This randomized, prospective, blinded study compared pain in children following dental treatment under general anesthesia (GA) using 1 of 2 established analgesia methods.


Patients age 4 to 7 years were randomly assigned to a control group (intravenous [IV] analgesics) or experimental group (IV analgesics and intrapapillary local anesthetic infiltrations) between July 2017 and February 2018. During recovery from surgery, Faces, Legs, Activity, Cry, and Consolability (FLACC) scores were recorded upon regaining consciousness and reassessed every 15 minutes until discharge. Overall pain occurrence (FLACC ≥1) and moderate/severe pain occurrence (FLACC ≥4) were analyzed using mixed effects logistic regression (N = 88).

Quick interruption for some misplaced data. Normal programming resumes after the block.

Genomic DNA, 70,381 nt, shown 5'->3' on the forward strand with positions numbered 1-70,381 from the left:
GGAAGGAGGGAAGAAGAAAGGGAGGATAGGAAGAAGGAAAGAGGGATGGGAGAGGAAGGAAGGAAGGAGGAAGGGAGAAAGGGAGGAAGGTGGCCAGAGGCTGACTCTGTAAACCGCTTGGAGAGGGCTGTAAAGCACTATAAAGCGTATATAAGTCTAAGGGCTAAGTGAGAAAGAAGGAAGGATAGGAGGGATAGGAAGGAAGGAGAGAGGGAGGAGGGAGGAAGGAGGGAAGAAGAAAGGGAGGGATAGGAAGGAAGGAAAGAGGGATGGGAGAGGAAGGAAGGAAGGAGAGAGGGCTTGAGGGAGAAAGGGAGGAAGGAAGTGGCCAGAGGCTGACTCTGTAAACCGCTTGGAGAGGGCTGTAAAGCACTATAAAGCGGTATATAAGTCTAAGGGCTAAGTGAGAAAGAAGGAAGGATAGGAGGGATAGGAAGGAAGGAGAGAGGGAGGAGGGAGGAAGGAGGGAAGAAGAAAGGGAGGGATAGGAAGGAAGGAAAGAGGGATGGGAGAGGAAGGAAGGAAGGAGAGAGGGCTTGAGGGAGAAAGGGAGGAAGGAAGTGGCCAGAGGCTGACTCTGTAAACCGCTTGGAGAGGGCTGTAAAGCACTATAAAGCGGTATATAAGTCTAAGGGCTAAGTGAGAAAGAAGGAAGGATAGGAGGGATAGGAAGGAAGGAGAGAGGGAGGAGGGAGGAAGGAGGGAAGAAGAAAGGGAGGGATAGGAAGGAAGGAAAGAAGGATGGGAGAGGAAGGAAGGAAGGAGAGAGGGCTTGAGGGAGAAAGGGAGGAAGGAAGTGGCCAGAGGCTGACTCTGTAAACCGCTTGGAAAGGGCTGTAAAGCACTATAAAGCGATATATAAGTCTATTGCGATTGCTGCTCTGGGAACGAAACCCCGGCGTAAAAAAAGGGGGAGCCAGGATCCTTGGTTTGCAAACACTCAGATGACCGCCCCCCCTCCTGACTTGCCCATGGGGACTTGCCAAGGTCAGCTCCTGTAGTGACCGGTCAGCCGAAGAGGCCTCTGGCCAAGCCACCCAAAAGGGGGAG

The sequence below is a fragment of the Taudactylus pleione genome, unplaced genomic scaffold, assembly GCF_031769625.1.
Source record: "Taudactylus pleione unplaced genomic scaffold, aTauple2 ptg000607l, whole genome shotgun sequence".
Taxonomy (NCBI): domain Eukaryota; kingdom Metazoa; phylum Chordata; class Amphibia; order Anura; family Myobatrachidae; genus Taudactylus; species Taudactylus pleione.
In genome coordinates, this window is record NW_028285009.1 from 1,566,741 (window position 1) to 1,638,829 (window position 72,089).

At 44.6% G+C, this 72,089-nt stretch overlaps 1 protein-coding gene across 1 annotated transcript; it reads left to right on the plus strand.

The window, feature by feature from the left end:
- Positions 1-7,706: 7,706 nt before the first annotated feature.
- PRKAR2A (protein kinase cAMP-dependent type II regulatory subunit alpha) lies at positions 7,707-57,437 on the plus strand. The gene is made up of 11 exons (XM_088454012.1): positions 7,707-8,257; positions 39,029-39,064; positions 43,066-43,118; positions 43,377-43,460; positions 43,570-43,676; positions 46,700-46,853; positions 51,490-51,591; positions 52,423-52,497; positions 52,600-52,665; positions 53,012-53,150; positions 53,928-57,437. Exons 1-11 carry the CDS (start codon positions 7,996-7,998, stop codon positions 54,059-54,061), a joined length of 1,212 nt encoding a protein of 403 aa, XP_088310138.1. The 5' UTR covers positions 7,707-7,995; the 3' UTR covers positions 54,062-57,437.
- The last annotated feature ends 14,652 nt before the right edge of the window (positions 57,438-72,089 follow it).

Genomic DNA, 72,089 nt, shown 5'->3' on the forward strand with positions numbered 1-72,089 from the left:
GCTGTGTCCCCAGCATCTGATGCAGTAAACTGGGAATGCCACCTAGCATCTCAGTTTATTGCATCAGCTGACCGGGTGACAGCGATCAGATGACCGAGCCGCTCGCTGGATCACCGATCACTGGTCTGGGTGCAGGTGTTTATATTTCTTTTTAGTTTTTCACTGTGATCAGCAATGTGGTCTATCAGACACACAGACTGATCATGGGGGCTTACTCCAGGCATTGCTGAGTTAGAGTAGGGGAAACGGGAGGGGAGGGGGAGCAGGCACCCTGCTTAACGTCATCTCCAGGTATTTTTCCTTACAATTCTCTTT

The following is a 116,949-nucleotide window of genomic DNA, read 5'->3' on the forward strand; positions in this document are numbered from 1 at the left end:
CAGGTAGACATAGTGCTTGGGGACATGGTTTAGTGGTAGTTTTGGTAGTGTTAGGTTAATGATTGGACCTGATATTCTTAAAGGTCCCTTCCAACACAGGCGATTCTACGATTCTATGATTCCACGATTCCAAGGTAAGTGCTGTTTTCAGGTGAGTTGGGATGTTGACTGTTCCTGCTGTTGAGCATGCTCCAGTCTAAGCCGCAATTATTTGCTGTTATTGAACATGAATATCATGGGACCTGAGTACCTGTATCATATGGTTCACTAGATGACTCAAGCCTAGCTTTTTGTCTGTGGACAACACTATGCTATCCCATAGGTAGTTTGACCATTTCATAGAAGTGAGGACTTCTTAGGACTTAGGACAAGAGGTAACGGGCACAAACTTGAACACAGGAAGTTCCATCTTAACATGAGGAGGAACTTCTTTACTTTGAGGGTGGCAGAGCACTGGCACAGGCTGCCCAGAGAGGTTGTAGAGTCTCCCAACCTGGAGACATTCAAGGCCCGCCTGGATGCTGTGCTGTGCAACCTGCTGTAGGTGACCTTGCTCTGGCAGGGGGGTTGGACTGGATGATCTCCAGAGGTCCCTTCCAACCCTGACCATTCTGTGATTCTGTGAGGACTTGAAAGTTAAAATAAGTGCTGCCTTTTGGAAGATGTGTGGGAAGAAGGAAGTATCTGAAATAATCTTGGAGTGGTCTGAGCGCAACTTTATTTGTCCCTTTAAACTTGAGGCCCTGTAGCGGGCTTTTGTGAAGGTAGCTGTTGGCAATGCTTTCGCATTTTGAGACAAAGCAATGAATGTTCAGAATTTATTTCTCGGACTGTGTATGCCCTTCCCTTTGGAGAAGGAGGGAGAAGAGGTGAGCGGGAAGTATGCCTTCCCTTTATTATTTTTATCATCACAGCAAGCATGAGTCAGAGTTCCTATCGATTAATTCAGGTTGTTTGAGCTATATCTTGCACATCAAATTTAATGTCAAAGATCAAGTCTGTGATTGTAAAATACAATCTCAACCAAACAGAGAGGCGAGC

The experimental group had a 17% lower overall pain occurrence than the control group (16 vs 33%; p = .02). Moderate/severe pain occurrence between the groups was not significant (9 vs 22%; p = .23). The dental treatment subjects received (number of completed stainless steel crowns, extractions, and/or pulpotomies) did not significantly affect pain occurrence.


Local anesthesia intrapapillary infiltrations around stainless steel crowns decrease overall pain occurrence but not moderate/severe pain occurrence following dental treatment under GA in pediatric patients.

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